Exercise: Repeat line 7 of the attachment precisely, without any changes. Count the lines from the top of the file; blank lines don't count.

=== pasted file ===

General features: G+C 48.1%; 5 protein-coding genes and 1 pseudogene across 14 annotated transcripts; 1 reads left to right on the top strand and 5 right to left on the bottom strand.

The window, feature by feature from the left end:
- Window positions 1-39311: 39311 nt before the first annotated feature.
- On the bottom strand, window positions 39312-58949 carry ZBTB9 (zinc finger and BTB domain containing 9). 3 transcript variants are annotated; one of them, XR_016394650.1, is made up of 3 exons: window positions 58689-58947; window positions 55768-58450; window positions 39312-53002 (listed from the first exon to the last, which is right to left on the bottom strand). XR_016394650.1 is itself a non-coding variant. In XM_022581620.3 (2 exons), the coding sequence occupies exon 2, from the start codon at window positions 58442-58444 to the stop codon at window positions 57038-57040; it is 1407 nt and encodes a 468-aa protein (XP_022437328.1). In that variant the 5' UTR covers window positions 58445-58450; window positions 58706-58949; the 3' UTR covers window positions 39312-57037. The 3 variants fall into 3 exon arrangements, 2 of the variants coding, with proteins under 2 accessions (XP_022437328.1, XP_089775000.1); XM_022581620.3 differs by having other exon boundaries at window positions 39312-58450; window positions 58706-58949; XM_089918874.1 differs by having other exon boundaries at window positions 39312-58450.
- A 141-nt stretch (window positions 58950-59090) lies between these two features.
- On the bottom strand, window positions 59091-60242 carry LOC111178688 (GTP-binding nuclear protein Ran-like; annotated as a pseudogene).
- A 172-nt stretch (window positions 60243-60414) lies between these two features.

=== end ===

- A 172-nt stretch (window positions 60243-60414) lies between these two features.